Brandon Nimmo Is Using The Whole Field This Year | Astromets Mind

Tuesday, July 21, 2015

Brandon Nimmo Is Using The Whole Field This Year

Will the Mets get help next year from these two? Image from 2011.

The Mets had top-prospect Brandon Nimmo change his batting stance coming into this season so he would have a better chance to pull the inside pitch, and that is exactly what’s happened so far.

            When the 2014 season finished, Mets GM Sandy Alderson hinted that Brandon Nimmo could start 2015 in Las Vegas, “depending on what our needs are,” but obviously he went back to Binghamton instead. While he didn’t overwhelm AA last year – his .238/.339/.396 was good for a 107 wRC+ – that slash line would look shinier with something more than the .283 BABIP he put up. Still, the Mets had at least a pair of good reasons for sending him back to AA to start the season that were not performance related: he spent all offseason and spring training retooling his swing and stance, and one of the coaches he worked most closely with is the B-Mets hitting coach (Luis Natera); also, the PCL is a high scoring environment that would inflate Nimmo’s stats, and Mets fans would be blue and orange in the face from calling for his promotion by now had he started there, which was not hard to foresee considering the Mets outfield situation. Nimmo did a great job of spraying the ball between left and center field last year, but he rarely pulled the ball in the air, so the Mets had him retool his swing to become more of a complete hitter. As you’ll see, the work has helped him use the whole field more, but he isn’t hitting for much power so far this year.
             Since Nimmo missed a little time with a knee injury this year, he’s just recently passed his PA total from 2014 with the B-Mets, so this is a good time to compare his rate stats and spray charts, which I have done in Table 1 and Figure 1 below.

Table 1 – Comparing Nimmo’s AA stats the past two seasons

2014 vs. L
2015 vs. L
2014 vs. R
2015 vs. R
2014 Totals
2015 Totals

Figure 1 – Comparing Nimmo’s AA spray charts the past two seasons, charts from MLBFarm

            As you can see, other than a BABIP jump against lefties, Nimmo’s rate stats have taken a step back this year. But while he rarely pulled balls in the air last year, he’s been doing it with much more frequency this year – statcorner has him up to a 56% pulled flyball rate this year, after only 36% last year. He obviously put up better power numbers last year, but his approach led to a lot of fly ball outs to left and center field. This year he’s hitting more line drives than fly balls, which has led to a lot of singles pulled into RF (and a few doubles down the RF line) and more BABIP than ISO. The approach has also led to a higher rate of groundouts pulled to the right side, and he’s seen a small bump in pop up rate early.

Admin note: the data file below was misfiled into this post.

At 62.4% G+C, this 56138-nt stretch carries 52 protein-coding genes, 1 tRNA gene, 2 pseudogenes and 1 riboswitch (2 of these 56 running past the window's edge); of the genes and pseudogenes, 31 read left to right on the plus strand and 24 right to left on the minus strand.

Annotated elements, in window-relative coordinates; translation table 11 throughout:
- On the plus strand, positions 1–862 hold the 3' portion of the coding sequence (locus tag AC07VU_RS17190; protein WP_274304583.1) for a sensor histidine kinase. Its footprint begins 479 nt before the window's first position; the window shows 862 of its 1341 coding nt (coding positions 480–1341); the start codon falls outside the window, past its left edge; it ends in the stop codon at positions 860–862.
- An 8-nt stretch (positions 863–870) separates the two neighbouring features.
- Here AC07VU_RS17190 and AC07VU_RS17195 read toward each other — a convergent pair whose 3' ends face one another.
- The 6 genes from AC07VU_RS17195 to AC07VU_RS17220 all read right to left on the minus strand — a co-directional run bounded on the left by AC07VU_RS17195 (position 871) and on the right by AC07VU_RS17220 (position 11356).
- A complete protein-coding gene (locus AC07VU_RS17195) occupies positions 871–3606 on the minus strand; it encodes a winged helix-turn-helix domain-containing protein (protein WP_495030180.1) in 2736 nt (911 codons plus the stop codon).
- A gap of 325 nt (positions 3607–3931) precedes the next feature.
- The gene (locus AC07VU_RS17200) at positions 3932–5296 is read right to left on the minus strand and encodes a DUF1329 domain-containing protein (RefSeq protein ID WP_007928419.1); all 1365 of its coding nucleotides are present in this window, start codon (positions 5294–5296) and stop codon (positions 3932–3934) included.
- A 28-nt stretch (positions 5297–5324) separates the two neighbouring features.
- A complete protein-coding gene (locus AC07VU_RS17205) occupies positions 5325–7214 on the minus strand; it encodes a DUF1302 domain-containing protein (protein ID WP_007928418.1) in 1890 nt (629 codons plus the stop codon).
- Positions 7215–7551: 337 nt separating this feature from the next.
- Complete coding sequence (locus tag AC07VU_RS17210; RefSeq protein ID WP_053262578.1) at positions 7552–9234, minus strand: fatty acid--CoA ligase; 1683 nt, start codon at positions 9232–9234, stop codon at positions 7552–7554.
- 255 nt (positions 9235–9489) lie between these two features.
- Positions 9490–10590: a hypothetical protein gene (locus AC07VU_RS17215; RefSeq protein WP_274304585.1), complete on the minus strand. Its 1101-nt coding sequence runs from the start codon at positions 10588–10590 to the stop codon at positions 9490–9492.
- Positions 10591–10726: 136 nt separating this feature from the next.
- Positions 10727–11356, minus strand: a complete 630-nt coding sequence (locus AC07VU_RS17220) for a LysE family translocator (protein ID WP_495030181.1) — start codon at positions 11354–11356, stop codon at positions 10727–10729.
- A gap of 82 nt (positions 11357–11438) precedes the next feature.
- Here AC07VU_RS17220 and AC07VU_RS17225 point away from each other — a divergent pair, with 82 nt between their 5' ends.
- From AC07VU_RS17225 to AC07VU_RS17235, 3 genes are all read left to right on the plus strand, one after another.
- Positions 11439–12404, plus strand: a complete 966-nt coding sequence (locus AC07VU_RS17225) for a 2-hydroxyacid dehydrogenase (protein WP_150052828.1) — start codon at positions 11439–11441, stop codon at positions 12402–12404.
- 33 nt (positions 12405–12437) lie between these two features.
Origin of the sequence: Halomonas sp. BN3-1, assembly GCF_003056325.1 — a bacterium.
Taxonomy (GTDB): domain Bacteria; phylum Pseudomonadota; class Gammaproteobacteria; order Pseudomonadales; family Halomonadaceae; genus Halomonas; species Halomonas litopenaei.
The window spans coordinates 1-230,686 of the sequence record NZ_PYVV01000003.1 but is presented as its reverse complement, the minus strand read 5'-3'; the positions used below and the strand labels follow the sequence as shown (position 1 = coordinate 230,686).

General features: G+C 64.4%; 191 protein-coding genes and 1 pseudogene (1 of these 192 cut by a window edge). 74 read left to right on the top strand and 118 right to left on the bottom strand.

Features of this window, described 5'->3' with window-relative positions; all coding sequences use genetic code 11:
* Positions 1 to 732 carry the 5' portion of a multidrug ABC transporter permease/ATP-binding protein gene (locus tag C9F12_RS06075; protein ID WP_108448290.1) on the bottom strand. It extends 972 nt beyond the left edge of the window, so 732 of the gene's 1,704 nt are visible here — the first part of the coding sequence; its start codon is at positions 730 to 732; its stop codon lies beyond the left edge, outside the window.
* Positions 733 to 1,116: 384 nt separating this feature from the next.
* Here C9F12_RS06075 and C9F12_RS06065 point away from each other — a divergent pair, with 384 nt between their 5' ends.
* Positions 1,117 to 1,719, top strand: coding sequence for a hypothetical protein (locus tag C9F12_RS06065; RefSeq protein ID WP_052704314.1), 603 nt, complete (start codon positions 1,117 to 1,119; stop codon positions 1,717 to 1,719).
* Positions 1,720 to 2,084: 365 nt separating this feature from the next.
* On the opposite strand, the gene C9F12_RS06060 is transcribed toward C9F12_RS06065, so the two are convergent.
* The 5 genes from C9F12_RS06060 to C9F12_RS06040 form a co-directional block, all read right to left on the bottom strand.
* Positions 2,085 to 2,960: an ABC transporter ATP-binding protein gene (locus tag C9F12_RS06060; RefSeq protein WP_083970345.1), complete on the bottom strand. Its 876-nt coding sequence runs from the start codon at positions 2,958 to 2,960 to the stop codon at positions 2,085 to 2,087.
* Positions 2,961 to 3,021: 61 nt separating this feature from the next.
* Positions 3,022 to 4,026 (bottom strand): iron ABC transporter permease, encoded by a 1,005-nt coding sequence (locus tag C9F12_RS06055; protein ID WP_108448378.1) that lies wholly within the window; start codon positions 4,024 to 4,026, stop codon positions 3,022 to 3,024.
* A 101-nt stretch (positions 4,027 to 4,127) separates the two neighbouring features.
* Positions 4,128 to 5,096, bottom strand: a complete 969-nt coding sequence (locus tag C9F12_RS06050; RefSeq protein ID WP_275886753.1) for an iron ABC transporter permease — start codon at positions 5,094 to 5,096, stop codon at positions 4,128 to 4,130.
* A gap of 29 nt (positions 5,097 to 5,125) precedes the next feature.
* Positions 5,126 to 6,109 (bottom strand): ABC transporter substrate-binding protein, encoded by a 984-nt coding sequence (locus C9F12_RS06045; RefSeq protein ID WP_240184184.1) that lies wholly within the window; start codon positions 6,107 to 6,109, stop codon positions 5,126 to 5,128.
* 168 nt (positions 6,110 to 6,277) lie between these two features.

The decreased power outage thus far is concerning, but we’re talking about the first half of a season using a new swing/stance/approach, and while the mechanical adjustments may be natural by now, the mental adjustments are constant. Nimmo was comfortable hitting everything oppo taco last year, so he could just crush anything left over the middle to left and center field. He’s trying to do more this year, so those same pitches might be pulled instead. It’s no guarantee, but as he gets more experience with this approach, he may be comfortable smacking those pitches to LF again. Also, we don’t know what the Mets are telling Nimmo to work on, and they could just be telling him to pull those pitches for now.
            In addition to the power drop, Nimmo has seen his walk rate decrease considerably this season, although his May stats skew the totals some – he had a 4.3 BB% in May. He’s still comfortable taking pitches and shows a good eye, but he’s looking to use the inside half more, so he’s been swinging more. His walk rate is still slightly above average for now, but it’s worth keeping an eye on.
            Moving forward, it’s still possible Nimmo see’s Las Vegas (I’d be surprised if he didn’t) or even Queens (if injuries get real bad) this year, but he still has some work to do before he becomes a major league regular. One knock scouts have always had for Nimmo is that he appears to lack a plan at the plate – for example, this eyewitness account calls him ‘overly passive’ – so will his new ability to use the whole field can help him overcome that label? While he is using the whole field more this year, I don’t think he’s found the right balance of when to pull or go opposite field just yet, which is why we haven’t seen much power. The Mets had him change his approach so that he’d be able to tap into his power to all fields, so will his power start to show again? There might be more questions surrounding Nimmo now than when the season started, but he’s still a 22-year old in AA with interesting tools, and he’s still worthy of a Top-3 prospect spot in the Mets system.

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